What Can You Eat on a Gluten Free Dairy Free Diet?
Gluten and dairy free foods are pretty simple to find when looking at naturally safe whole foods that are left alone and remain in their raw, non-processed states. These nutrient-dense gluten free dairy free foods include whole, pure oats and fresh fruits and vegetables, meaning they’re raw and not processed. Always check labels on frozen fruit products and canned goods. That’s the difference between a fresh, raw apple and packaged diced apple slices in a sugary fruit cup, for example.
Other naturally gluten and dairy free foods include rich animal proteins, when in their plain and uncooked states, as cooking and flavoring can lead to cross contamination. So, you’re safe to eat animal meat, like grass-fed beef, chicken breast, eggs or salmon, as long as you’re cooking with no dairy or gluten present.
You can also eat many plant proteins, which can help cut down animal meat intake in favor of more meatless meals while still making sure you’re getting enough protein overall. Unprocessed plant proteins include whole, raw or simply roasted nuts or seeds, which perhaps are dry roasted or have a hint of salt or pepper.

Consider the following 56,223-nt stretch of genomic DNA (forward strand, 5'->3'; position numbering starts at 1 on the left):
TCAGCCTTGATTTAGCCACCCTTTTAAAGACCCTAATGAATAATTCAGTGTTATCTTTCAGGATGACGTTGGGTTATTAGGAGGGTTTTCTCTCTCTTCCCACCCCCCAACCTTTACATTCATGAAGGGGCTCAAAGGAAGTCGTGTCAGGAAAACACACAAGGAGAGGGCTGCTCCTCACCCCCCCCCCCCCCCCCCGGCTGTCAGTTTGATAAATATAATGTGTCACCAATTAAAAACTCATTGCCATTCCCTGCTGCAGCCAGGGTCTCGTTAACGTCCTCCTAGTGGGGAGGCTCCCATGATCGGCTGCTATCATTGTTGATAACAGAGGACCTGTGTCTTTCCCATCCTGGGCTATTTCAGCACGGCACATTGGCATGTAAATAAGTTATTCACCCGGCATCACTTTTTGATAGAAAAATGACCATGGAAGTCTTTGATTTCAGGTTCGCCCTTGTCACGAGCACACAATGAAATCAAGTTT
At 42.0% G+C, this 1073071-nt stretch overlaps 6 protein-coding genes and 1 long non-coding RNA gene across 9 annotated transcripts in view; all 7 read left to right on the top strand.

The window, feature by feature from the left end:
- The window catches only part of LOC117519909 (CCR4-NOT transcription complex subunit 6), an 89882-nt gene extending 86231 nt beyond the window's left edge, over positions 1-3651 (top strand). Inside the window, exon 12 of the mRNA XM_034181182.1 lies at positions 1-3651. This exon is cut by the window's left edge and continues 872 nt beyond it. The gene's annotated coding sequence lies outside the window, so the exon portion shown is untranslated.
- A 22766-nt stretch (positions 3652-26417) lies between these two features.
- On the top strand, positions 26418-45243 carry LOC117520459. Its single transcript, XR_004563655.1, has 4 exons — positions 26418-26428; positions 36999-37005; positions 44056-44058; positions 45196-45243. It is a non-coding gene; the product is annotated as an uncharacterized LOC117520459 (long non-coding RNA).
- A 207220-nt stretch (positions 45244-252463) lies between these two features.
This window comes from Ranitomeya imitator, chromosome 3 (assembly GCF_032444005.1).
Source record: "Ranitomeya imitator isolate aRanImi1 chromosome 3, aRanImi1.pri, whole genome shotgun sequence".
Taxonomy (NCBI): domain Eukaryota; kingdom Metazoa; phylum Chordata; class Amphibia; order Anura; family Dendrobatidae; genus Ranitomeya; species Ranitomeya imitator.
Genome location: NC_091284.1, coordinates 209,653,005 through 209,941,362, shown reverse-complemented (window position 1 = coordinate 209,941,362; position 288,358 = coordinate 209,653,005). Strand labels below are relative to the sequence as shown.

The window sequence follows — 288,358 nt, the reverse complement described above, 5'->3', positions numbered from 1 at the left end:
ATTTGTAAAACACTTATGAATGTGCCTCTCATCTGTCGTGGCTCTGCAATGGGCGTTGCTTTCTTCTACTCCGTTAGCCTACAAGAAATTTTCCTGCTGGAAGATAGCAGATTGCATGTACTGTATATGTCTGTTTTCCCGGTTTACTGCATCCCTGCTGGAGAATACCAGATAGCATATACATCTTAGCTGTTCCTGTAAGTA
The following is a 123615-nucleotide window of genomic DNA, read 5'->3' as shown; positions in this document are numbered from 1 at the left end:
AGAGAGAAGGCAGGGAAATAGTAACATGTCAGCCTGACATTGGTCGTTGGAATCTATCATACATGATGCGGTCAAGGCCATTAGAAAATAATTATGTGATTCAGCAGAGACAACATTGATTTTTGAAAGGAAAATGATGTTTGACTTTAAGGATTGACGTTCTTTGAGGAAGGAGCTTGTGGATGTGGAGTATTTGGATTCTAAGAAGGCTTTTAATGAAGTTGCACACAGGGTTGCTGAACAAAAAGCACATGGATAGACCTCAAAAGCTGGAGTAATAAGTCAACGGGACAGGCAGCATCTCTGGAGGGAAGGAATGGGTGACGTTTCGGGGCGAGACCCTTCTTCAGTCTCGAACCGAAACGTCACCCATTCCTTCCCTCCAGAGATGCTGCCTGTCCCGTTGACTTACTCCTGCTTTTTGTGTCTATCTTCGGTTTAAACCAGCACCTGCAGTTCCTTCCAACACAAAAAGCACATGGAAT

Nuts and seeds containing flavorings, glazes or coatings often have dairy or gluten, so those won’t work. Beyond nuts and seeds, dry or canned beans, peas and legumes, like black beans, chickpeas and lentils, are also excellent choices when cooked safely or enjoyed straight from the can with a bit of pepper, olive oil and salt.
Do You Lose Weight on a Gluten and Dairy Free Diet?
Not necessarily, as restriction of gluten and dairy doesn’t mean a reduction in calories, which is the only real way to lose weight. However, eliminating both may lead to better choices when dining out and less opportunity to eat many popular processed snacks and junk, such as candy bars, greasy chips, bread, fried foods, cake and many desserts.